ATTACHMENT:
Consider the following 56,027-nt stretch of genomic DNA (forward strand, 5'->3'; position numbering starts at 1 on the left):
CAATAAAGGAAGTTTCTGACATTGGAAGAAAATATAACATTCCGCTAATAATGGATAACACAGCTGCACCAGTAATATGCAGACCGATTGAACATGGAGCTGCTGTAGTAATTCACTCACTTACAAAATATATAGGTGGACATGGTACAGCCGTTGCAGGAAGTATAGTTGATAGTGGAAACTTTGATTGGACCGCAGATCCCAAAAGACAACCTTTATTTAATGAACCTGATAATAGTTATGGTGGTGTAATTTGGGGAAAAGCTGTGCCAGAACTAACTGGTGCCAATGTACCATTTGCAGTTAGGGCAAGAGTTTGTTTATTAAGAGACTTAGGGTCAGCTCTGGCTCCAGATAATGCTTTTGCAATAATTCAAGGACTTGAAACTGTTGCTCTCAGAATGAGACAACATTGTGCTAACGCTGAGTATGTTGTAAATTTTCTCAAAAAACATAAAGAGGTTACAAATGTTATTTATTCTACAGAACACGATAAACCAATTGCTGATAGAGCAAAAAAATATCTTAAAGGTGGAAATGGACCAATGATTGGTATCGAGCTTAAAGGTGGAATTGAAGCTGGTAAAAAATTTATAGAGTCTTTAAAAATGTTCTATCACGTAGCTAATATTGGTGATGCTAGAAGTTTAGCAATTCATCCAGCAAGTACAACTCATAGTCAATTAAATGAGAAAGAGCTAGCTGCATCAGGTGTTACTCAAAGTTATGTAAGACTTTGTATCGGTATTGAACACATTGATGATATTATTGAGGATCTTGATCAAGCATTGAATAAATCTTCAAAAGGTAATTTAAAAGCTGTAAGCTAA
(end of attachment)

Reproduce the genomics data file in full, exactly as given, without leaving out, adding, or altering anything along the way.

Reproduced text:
Consider the following 56,027-nt stretch of genomic DNA (forward strand, 5'->3'; position numbering starts at 1 on the left):
CAATAAAGGAAGTTTCTGACATTGGAAGAAAATATAACATTCCGCTAATAATGGATAACACAGCTGCACCAGTAATATGCAGACCGATTGAACATGGAGCTGCTGTAGTAATTCACTCACTTACAAAATATATAGGTGGACATGGTACAGCCGTTGCAGGAAGTATAGTTGATAGTGGAAACTTTGATTGGACCGCAGATCCCAAAAGACAACCTTTATTTAATGAACCTGATAATAGTTATGGTGGTGTAATTTGGGGAAAAGCTGTGCCAGAACTAACTGGTGCCAATGTACCATTTGCAGTTAGGGCAAGAGTTTGTTTATTAAGAGACTTAGGGTCAGCTCTGGCTCCAGATAATGCTTTTGCAATAATTCAAGGACTTGAAACTGTTGCTCTCAGAATGAGACAACATTGTGCTAACGCTGAGTATGTTGTAAATTTTCTCAAAAAACATAAAGAGGTTACAAATGTTATTTATTCTACAGAACACGATAAACCAATTGCTGATAGAGCAAAAAAATATCTTAAAGGTGGAAATGGACCAATGATTGGTATCGAGCTTAAAGGTGGAATTGAAGCTGGTAAAAAATTTATAGAGTCTTTAAAAATGTTCTATCACGTAGCTAATATTGGTGATGCTAGAAGTTTAGCAATTCATCCAGCAAGTACAACTCATAGTCAATTAAATGAGAAAGAGCTAGCTGCATCAGGTGTTACTCAAAGTTATGTAAGACTTTGTATCGGTATTGAACACATTGATGATATTATTGAGGATCTTGATCAAGCATTGAATAAATCTTCAAAAGGTAATTTAAAAGCTGTAAGCTAA